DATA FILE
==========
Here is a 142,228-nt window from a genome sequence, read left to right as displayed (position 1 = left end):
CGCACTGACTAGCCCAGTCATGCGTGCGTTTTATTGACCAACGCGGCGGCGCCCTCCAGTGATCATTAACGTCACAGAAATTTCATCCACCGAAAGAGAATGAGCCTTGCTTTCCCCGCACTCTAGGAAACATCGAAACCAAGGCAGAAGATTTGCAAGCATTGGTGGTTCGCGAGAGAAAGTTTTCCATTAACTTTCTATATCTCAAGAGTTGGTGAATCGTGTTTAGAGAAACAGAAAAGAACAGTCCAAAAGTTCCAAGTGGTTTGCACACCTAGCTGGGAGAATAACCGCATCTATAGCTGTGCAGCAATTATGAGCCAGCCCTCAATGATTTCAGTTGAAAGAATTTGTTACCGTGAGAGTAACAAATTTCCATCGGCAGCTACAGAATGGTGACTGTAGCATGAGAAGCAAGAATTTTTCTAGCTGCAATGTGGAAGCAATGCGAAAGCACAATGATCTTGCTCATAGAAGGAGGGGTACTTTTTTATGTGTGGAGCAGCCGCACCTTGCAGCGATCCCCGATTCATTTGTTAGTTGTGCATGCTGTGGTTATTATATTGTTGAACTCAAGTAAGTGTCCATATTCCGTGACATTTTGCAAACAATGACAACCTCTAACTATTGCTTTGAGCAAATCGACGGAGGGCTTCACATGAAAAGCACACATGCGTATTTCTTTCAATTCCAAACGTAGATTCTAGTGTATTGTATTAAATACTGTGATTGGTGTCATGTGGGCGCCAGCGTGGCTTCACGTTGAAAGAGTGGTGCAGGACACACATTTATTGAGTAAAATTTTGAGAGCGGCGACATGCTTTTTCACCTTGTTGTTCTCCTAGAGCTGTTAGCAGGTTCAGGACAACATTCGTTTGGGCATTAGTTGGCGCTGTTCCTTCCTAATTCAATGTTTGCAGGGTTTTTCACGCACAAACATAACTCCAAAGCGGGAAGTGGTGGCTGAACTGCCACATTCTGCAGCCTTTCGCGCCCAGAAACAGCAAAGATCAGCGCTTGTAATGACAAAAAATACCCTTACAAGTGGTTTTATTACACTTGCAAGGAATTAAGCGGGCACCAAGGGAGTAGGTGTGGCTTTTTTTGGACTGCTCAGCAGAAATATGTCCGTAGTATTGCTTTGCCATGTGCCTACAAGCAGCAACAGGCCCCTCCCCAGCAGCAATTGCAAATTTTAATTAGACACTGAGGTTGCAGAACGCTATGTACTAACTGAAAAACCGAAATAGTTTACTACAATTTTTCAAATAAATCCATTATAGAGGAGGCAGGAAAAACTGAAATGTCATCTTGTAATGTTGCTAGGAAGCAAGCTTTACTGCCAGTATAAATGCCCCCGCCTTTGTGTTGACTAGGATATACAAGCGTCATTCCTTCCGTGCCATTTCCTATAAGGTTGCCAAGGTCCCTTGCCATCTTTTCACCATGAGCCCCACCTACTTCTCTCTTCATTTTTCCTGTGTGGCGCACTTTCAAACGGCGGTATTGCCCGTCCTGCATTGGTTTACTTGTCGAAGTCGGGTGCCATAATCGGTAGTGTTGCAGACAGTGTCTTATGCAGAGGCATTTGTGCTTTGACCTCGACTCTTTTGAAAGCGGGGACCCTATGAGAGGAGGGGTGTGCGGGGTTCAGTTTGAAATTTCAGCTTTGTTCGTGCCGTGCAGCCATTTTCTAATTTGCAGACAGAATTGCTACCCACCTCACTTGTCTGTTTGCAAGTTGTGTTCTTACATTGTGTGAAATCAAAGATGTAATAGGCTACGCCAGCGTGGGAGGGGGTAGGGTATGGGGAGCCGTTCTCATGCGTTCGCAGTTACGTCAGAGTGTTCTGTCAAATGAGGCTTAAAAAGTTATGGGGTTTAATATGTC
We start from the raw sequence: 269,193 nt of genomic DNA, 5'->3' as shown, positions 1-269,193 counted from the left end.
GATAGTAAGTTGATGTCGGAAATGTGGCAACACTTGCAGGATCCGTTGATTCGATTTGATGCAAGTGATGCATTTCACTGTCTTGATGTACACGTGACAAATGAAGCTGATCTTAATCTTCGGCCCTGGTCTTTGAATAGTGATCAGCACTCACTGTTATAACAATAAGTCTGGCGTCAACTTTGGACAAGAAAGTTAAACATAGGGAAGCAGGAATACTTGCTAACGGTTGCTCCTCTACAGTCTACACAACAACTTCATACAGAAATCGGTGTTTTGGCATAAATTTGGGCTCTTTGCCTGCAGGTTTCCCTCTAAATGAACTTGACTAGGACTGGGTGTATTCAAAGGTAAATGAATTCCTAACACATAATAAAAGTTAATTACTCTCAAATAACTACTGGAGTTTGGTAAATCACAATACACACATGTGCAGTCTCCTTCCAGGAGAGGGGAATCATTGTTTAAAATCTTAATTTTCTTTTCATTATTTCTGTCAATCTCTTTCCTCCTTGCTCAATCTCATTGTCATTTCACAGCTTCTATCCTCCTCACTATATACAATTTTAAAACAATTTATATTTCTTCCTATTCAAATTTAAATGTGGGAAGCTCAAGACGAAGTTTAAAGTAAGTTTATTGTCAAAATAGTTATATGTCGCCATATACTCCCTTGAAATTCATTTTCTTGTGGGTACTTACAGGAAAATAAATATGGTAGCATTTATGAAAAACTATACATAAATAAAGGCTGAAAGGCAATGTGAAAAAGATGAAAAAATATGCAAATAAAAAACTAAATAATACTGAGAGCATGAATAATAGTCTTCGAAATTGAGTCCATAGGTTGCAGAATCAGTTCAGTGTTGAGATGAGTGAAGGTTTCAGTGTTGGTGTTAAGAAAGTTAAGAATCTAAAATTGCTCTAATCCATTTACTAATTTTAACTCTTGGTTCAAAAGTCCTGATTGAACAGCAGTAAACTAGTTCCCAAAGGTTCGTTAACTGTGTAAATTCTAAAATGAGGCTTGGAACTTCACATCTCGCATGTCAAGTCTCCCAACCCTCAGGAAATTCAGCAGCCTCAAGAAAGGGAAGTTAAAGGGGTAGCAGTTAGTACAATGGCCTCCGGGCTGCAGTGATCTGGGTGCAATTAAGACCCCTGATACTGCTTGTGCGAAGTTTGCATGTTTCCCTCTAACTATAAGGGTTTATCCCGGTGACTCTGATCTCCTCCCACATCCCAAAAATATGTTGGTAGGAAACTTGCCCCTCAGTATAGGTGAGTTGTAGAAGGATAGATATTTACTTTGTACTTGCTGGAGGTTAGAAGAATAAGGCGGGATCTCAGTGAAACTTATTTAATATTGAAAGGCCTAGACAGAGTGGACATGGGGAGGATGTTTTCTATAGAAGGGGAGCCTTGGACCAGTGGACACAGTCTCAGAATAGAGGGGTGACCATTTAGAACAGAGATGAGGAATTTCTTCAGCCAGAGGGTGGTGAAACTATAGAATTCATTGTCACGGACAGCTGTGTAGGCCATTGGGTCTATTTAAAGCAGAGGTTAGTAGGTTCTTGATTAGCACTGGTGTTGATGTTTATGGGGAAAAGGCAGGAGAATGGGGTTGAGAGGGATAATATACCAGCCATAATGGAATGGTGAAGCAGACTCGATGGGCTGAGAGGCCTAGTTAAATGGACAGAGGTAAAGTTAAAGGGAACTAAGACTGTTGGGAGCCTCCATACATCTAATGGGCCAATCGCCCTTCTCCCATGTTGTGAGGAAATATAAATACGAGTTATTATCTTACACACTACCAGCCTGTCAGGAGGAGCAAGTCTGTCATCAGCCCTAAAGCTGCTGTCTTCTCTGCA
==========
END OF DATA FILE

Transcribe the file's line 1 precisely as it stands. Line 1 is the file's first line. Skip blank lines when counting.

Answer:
Here is a 142,228-nt window from a genome sequence, read left to right as displayed (position 1 = left end):